For reasons that are obscure, the Taliban recently went public with
their strategy for dealing with Canadian troops in Afghanistan. A Taliban
spokesman has announced that they are concentrating their attacks on Canadian
troops in order to persuade Canadian voters to elect a government willing and eager
to get out of Afghanistan. This had long been suspected, as captured Taliban
communications had mentioned this tactic before. Al Qaeda had made much of the
way the 2004 al Qaeda attack in Spain caused an anti-American government to be
elected, and Spanish troops shortly thereafter withdrawn from Iraq.
Most Canadian politicians recoiled at this Taliban threat,
and vowed not to be intimidated. But the Canadian people, via strident coverage
of Taliban threats, and army losses, are influenced. The Islamic radicals have
plenty of fans (largely among the Moslem community) in Canada who report, via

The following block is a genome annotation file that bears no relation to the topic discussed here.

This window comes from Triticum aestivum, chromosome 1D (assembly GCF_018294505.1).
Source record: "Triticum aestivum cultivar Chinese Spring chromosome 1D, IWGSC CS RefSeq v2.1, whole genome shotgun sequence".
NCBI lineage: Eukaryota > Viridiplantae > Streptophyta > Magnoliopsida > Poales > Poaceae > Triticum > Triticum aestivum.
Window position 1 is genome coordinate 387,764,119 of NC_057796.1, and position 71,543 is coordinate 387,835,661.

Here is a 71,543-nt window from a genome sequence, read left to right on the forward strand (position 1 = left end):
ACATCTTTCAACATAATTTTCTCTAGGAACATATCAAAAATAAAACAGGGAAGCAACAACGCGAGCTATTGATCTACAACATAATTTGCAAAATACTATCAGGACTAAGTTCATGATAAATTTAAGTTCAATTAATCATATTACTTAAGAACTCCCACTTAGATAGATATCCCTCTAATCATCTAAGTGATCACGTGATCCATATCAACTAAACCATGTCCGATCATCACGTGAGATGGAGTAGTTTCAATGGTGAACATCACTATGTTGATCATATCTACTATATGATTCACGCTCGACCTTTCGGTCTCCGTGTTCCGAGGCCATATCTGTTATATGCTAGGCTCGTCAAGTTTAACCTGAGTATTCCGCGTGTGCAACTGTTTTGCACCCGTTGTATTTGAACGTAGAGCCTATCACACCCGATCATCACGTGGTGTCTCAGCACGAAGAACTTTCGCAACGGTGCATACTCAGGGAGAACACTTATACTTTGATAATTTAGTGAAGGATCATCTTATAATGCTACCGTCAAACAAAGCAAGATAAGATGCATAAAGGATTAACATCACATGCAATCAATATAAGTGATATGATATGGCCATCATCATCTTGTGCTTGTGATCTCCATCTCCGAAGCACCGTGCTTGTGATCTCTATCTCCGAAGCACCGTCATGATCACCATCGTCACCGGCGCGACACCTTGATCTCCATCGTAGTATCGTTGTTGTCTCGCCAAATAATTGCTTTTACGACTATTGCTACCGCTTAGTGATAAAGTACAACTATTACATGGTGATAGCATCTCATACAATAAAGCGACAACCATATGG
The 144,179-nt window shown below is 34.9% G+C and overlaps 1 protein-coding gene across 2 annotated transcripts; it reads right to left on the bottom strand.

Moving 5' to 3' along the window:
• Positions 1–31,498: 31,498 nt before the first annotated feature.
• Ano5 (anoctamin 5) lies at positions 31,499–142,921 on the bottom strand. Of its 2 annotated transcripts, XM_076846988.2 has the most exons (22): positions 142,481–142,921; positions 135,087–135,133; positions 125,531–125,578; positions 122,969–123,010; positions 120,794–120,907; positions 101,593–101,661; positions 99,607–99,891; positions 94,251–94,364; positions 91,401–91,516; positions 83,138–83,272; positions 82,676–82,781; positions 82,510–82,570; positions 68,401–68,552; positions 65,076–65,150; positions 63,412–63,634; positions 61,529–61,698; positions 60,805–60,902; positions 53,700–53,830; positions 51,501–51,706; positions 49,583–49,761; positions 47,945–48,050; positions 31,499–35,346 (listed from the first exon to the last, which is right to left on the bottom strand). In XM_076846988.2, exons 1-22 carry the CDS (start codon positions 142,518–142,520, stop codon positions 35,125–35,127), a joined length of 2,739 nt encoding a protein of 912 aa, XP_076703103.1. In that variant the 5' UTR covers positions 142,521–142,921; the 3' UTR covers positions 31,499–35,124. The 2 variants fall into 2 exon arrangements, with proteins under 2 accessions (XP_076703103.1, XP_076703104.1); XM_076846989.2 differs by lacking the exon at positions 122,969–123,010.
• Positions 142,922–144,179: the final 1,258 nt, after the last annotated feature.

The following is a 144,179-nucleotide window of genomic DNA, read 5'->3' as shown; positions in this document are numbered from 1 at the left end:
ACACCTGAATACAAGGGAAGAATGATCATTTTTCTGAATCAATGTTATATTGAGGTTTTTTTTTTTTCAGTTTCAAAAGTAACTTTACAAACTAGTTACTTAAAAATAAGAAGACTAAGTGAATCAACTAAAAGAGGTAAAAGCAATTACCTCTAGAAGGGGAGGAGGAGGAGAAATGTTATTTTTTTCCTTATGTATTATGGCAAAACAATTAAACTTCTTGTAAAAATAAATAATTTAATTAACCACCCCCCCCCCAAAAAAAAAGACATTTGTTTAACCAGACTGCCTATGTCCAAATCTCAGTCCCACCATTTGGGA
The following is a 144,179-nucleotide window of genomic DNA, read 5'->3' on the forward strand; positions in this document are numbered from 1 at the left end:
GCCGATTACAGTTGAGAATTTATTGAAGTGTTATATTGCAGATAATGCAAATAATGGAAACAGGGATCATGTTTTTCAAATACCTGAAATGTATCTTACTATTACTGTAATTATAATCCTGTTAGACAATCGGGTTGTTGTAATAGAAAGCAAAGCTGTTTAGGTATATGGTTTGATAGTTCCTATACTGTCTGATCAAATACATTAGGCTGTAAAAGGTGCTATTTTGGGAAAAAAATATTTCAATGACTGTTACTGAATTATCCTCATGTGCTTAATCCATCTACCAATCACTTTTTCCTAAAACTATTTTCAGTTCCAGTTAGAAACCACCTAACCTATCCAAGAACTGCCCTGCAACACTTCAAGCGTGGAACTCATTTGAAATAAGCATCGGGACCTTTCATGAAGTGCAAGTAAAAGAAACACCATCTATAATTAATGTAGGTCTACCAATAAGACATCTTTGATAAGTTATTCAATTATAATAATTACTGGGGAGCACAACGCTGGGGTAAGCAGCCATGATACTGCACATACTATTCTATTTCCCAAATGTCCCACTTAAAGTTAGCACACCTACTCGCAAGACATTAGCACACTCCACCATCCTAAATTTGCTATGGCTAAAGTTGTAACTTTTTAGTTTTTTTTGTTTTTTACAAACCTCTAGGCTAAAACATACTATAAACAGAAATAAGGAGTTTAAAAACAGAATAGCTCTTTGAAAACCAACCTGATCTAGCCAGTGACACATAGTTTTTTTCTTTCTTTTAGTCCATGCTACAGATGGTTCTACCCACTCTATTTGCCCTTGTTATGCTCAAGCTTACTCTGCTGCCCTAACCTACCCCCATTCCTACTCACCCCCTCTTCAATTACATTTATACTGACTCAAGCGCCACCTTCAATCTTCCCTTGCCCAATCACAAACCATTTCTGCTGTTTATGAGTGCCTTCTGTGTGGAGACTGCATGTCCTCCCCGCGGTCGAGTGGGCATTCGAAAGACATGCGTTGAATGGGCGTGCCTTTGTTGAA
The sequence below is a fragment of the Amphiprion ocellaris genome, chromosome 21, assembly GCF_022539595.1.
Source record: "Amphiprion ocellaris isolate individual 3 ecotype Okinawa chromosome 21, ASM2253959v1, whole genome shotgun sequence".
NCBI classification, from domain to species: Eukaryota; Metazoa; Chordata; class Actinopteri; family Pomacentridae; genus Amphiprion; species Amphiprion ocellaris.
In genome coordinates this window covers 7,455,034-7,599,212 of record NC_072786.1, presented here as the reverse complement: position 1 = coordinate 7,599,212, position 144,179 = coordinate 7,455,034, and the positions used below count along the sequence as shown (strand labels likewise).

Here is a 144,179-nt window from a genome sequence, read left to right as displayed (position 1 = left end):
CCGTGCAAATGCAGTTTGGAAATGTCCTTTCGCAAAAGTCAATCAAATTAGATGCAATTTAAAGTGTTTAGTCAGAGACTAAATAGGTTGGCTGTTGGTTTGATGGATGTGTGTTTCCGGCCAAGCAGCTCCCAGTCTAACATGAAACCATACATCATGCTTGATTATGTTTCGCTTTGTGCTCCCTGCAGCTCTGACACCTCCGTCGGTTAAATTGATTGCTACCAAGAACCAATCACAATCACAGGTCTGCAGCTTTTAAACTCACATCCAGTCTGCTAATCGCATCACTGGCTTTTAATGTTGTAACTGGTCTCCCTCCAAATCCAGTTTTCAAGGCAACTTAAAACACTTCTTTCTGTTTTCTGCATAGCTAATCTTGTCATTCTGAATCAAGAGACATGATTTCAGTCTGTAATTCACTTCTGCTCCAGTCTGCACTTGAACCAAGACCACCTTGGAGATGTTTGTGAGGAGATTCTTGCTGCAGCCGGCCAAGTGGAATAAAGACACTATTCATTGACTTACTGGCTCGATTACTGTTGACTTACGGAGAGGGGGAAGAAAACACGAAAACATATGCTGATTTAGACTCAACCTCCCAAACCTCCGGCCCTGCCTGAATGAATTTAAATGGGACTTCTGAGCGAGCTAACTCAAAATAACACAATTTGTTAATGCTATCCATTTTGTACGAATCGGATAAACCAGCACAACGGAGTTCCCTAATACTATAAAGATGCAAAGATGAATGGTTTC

email and pro-terrorist message boards, what the mood is in Canada. So the
Taliban are feeling pretty sure of themselves, and some of them believed that
openly boasting about their strategy would speed up the process.
Canadian elections take place next month. So far,
Canada has lost 97 troops in Afghanistan, and has 2,500 troops stationed there.
Thus the Canadian casualty rate in Afghanistan is nearly three times what it is
for U.S. troops. The casualty rate is also higher for British troops. But much
of this is due to the fact that the U.S. has a lot of support troops in
Afghanistan, and many other NATO contingents are not allowed to fight. Finally,
Canadian and British troops are operating in Helmand province, where most of
the Heroin is produced, and the Taliban has some of its highest support.